Where this occurs on the counter attack it is not necessarily the defending team’s winger’s fault that he has not tracked back, as he may be trying to recover his position following the break-down of one of his own side’s attacks. The space vacated by the full back needs to be rapidly filled. There are a couple of ways of doing this. The simplest is that a central midfielder quickly covers the full back’s natural position.

Alternatively each defender moves across one place to maintain equidistance from each other along the defensive line, with defending team’s winger on the opposite flank tucking back as well.

Too often during the early part of Wednesday’s season, either this didn’t happen, or it did not happen quickly enough and the opposing team attacked the near post area to score. The near post area is a vital one as an aerial ball that finds an attacker’s head in that area, or releasing a player to get to the by-line for a drilled low cross into the goal mouth can be lethal, and was often Wednesday’s undoing.

In recent weeks, Wednesday have been able to stamp out this type of soft goal. Jones has been reticent to start both Antonio and Johnson, and possibly asked them to curtail their natural game, which would appear to be one reason why the Owls would be conceding fewer goals of this sort. This period has seen a couple of 1-0 defeats for Wednesday including Wolves away, which in the context of their defensive record, and their run of eight games without a win, has to be seen as defensive progress even if the results are not where the club would want them to be.

However in checking his side’s threat down the flanks, Jones is also reducing the team’s goal scoring potential. If Wednesday discount the 3-3 draw at Burnley, as it is a significant outlier, they have scored just three goals in the seven defeats of their recent win-less streak. While Wednesday have significant talent in central midfield, in the shape of on-loan Everton starlet Ross Barkley, former Rangers youngster Rhys McCabe and Wednesday’s own reigning player of the year Jose Semedo, it remains to be seen whether they can produce enough creativity from this area should the wingers be reined in by tactics or shut down by the opposition.

The answer to Wednesday’s issues could yet prove to be the return to fitness of Chris Lines, who was very much the unsung hero of last season’s promotion campaign. Lines is a central midfielder who has a range of passing, does not shy away from a tackle, can drive forward and vitally he makes goals. As Wednesday attained promotion, the headlines were all about Ben Marshall, now of Leicester City, during the first half of the season, and Michail Antonio after his arrival. It is worth noting however that if you combine these two wingers respective half-season stints they only equalled Lines season total of eleven assists.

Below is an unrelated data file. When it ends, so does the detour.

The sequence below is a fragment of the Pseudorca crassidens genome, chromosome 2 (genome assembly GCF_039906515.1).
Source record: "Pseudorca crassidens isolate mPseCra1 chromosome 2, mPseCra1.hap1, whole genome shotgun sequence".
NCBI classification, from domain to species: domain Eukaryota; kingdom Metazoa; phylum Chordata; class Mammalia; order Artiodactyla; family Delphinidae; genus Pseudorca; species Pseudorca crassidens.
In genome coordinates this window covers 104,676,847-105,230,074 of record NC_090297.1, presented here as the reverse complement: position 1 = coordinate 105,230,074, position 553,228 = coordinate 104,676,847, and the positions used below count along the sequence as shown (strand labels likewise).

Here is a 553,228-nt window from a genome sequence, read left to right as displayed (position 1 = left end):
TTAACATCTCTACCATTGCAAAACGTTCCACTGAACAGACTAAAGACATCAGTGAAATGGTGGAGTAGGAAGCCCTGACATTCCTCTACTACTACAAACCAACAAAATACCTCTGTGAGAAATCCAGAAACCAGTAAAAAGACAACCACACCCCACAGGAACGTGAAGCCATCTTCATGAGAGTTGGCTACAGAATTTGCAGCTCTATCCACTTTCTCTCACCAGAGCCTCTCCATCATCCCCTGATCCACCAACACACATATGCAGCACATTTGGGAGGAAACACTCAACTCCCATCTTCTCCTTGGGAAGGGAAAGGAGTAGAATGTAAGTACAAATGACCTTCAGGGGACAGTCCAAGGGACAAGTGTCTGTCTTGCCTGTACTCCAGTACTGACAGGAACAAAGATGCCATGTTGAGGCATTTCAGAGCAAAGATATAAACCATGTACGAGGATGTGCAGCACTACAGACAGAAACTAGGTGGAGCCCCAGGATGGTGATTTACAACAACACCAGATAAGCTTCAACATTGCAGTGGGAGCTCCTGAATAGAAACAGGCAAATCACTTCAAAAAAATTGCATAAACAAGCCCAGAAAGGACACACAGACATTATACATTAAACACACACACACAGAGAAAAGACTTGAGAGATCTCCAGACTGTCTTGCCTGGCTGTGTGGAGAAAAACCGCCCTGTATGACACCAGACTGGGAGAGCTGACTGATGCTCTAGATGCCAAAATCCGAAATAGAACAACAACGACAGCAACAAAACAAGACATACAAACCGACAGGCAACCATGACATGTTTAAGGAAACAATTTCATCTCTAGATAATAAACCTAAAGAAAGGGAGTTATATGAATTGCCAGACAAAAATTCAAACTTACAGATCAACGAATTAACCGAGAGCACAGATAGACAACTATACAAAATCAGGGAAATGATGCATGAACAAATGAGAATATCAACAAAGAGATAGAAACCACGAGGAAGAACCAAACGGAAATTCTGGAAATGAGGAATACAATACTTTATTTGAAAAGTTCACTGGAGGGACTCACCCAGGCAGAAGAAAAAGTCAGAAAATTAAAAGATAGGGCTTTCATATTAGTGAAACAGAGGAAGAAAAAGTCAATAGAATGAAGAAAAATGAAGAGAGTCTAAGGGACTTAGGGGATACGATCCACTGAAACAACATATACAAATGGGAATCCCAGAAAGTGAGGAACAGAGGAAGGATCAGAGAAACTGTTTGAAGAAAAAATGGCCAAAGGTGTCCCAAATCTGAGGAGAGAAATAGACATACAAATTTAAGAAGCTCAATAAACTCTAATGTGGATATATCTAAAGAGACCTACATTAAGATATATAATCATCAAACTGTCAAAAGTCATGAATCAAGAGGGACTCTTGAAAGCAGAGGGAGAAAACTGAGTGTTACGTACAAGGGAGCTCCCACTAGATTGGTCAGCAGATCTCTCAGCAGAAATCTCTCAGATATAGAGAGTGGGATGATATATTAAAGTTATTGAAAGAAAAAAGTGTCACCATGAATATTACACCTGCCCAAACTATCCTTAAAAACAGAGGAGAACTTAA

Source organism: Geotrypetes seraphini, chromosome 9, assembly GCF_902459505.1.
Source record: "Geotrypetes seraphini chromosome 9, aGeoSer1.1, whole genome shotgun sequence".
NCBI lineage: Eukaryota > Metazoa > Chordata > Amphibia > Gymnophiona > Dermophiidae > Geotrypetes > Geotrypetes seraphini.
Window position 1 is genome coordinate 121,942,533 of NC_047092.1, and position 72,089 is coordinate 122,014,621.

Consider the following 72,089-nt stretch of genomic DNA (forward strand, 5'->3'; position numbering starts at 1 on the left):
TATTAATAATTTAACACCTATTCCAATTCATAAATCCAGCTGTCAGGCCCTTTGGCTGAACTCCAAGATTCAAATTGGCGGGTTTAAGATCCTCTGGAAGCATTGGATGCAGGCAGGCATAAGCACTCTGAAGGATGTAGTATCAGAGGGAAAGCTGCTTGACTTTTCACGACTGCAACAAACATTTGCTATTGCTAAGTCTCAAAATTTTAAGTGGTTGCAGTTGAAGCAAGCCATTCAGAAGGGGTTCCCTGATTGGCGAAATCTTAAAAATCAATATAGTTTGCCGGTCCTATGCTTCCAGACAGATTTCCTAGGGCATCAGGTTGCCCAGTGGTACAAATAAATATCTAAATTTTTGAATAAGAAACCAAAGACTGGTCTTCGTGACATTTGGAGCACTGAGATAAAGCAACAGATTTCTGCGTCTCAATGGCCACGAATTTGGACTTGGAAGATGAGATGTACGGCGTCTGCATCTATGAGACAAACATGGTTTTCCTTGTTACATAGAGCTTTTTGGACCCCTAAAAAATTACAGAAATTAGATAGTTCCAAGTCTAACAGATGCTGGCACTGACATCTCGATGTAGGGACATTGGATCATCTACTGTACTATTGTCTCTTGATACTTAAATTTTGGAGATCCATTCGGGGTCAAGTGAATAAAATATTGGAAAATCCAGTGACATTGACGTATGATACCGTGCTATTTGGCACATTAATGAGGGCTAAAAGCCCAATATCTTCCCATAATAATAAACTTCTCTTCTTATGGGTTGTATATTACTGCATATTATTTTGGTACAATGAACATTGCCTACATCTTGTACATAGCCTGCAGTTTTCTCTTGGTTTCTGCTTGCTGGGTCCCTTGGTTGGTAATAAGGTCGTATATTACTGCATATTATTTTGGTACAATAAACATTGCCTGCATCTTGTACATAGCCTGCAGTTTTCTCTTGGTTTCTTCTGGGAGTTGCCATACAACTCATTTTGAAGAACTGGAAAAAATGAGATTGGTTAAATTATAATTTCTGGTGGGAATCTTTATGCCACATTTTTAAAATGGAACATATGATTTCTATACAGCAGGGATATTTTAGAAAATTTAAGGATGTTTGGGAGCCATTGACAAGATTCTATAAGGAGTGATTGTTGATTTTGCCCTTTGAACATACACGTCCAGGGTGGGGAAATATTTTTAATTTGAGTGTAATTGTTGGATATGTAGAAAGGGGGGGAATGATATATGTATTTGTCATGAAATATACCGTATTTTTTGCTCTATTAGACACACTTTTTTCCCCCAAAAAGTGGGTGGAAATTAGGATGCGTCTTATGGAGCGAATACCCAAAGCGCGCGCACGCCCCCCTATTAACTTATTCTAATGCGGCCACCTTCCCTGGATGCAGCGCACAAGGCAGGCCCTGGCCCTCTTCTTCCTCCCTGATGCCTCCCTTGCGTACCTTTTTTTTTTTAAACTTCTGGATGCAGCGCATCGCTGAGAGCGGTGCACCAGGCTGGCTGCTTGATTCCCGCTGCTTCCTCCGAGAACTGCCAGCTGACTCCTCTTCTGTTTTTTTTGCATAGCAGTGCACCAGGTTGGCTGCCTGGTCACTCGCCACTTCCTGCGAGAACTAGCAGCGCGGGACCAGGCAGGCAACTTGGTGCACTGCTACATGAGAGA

Lines is untested at Championship level – the same could have been said of Antonio and others – but he was widely regarded as one of the stand-out performers in pre-season and if he can bring his form from pre-season and indeed from last season, into the side he could be instrumental in the way Wednesday play. Lines is capable of providing creative spark in the centre of the pitch, if he lives up to this potential that could reduce the over-reliance on the wingers. The knock on effect of this being that Wednesday will be more difficult to shut down creatively, and better able to hold shape defensively as the wingers will be under less pressure to provide goals, therefore less likely to over-commit.

Irrespective of how it might be achieved it is vital to Sheffield Wednesday’s season that they find a way to address their defensive frailty. The squad is full of potential to be an exciting team capable of playing football that is simultaneously attractive and effective. Given the current run of form, and that Wednesday chairman Milan Mandaric is not a man noted for his patience, it is unsurprising that there has been speculation regarding Dave Jones position. If anything Mandaric’s recent statement in support of Jones will only accelerate this speculation. It would be a shame if Jones were relieved of his duties now, as his vision seems a long-term one, to get Wednesday playing the pleasing brand of football they were known for in the early 1990’s. It would be wonderful to see this vision come to fruition. The stark reality, however, is that Mandaric would not allow his investment to fall back into League One without a fight and there may be casualties.

 

Tactical images created by the author using the software Mourinho Tactical Board and reproduced by permission of the software’s developers. www.mourinhotacticalboard.com